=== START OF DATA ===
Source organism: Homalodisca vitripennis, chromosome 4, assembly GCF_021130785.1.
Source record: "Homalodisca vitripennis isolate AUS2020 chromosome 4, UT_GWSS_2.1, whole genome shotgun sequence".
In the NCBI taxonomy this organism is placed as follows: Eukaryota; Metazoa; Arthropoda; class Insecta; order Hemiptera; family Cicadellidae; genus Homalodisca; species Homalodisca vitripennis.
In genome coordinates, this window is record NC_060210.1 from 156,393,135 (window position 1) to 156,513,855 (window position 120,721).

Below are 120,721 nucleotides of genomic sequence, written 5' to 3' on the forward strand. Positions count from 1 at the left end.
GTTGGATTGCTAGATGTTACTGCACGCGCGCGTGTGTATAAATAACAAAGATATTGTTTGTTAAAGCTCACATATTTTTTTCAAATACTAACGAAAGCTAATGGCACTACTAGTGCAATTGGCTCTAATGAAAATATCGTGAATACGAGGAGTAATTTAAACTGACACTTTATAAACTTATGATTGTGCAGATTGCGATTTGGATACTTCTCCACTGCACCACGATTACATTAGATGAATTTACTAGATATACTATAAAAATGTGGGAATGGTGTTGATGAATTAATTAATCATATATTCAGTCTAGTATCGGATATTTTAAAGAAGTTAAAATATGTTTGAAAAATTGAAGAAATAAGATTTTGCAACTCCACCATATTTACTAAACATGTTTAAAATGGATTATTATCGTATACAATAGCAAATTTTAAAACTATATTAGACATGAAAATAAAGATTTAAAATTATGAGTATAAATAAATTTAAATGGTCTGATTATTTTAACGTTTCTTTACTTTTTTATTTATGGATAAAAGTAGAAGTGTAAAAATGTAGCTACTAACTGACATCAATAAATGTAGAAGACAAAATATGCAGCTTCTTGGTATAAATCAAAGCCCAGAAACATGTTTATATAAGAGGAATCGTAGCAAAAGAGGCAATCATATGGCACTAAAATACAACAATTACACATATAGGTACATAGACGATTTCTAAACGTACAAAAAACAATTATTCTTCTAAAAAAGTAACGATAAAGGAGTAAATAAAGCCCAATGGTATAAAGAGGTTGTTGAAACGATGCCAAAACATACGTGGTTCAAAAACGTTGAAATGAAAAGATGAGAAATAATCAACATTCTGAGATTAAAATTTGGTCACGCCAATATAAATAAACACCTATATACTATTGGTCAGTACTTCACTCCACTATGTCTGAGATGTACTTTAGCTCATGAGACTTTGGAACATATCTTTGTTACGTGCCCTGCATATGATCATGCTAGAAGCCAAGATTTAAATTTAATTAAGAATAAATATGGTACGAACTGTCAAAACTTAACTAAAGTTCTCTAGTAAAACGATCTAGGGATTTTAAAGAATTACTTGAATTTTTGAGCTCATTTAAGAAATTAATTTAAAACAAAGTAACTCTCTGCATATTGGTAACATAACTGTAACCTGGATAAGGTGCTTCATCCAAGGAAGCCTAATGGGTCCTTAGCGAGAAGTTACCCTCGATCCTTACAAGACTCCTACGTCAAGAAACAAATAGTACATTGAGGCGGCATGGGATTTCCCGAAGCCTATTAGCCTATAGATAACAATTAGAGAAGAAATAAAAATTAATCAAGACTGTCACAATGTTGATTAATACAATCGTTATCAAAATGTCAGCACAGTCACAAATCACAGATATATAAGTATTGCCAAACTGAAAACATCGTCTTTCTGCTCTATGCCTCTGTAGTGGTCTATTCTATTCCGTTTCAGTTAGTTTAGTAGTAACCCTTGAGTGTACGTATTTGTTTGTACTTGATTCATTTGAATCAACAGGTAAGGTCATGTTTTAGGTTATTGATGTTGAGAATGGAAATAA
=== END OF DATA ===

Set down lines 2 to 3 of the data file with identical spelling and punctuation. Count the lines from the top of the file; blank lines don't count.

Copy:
Source record: "Homalodisca vitripennis isolate AUS2020 chromosome 4, UT_GWSS_2.1, whole genome shotgun sequence".
In the NCBI taxonomy this organism is placed as follows: Eukaryota; Metazoa; Arthropoda; class Insecta; order Hemiptera; family Cicadellidae; genus Homalodisca; species Homalodisca vitripennis.